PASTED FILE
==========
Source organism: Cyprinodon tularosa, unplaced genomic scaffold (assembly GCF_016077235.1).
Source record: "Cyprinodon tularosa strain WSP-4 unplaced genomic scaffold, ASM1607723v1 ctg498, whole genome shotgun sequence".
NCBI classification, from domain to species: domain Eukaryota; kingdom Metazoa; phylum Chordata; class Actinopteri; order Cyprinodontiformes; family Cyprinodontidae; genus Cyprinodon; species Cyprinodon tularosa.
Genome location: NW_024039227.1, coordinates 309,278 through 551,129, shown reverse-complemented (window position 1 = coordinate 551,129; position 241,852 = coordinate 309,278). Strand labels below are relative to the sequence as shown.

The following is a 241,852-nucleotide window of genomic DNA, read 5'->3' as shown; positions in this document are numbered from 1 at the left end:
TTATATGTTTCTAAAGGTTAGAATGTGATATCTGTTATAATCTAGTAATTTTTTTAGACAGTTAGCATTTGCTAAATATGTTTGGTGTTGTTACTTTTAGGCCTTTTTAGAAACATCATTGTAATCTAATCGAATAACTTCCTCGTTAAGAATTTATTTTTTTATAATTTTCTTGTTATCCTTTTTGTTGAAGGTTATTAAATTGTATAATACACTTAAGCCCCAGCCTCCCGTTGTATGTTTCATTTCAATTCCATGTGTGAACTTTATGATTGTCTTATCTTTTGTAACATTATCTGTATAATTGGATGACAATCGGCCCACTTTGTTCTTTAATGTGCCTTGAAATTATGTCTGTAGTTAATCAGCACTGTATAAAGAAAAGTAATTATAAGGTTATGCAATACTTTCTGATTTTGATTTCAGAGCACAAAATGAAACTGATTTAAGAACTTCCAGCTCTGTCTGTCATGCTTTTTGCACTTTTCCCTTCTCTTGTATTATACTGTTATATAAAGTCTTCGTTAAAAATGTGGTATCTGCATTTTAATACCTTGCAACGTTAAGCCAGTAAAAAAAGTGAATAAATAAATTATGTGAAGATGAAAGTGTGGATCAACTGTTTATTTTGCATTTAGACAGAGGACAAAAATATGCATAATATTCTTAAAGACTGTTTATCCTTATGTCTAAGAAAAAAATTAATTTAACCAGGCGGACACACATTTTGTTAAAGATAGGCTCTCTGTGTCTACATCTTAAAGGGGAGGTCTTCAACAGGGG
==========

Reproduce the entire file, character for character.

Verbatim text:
Source organism: Cyprinodon tularosa, unplaced genomic scaffold (assembly GCF_016077235.1).
Source record: "Cyprinodon tularosa strain WSP-4 unplaced genomic scaffold, ASM1607723v1 ctg498, whole genome shotgun sequence".
NCBI classification, from domain to species: domain Eukaryota; kingdom Metazoa; phylum Chordata; class Actinopteri; order Cyprinodontiformes; family Cyprinodontidae; genus Cyprinodon; species Cyprinodon tularosa.
Genome location: NW_024039227.1, coordinates 309,278 through 551,129, shown reverse-complemented (window position 1 = coordinate 551,129; position 241,852 = coordinate 309,278). Strand labels below are relative to the sequence as shown.

The following is a 241,852-nucleotide window of genomic DNA, read 5'->3' as shown; positions in this document are numbered from 1 at the left end:
TTATATGTTTCTAAAGGTTAGAATGTGATATCTGTTATAATCTAGTAATTTTTTTAGACAGTTAGCATTTGCTAAATATGTTTGGTGTTGTTACTTTTAGGCCTTTTTAGAAACATCATTGTAATCTAATCGAATAACTTCCTCGTTAAGAATTTATTTTTTTATAATTTTCTTGTTATCCTTTTTGTTGAAGGTTATTAAATTGTATAATACACTTAAGCCCCAGCCTCCCGTTGTATGTTTCATTTCAATTCCATGTGTGAACTTTATGATTGTCTTATCTTTTGTAACATTATCTGTATAATTGGATGACAATCGGCCCACTTTGTTCTTTAATGTGCCTTGAAATTATGTCTGTAGTTAATCAGCACTGTATAAAGAAAAGTAATTATAAGGTTATGCAATACTTTCTGATTTTGATTTCAGAGCACAAAATGAAACTGATTTAAGAACTTCCAGCTCTGTCTGTCATGCTTTTTGCACTTTTCCCTTCTCTTGTATTATACTGTTATATAAAGTCTTCGTTAAAAATGTGGTATCTGCATTTTAATACCTTGCAACGTTAAGCCAGTAAAAAAAGTGAATAAATAAATTATGTGAAGATGAAAGTGTGGATCAACTGTTTATTTTGCATTTAGACAGAGGACAAAAATATGCATAATATTCTTAAAGACTGTTTATCCTTATGTCTAAGAAAAAAATTAATTTAACCAGGCGGACACACATTTTGTTAAAGATAGGCTCTCTGTGTCTACATCTTAAAGGGGAGGTCTTCAACAGGGG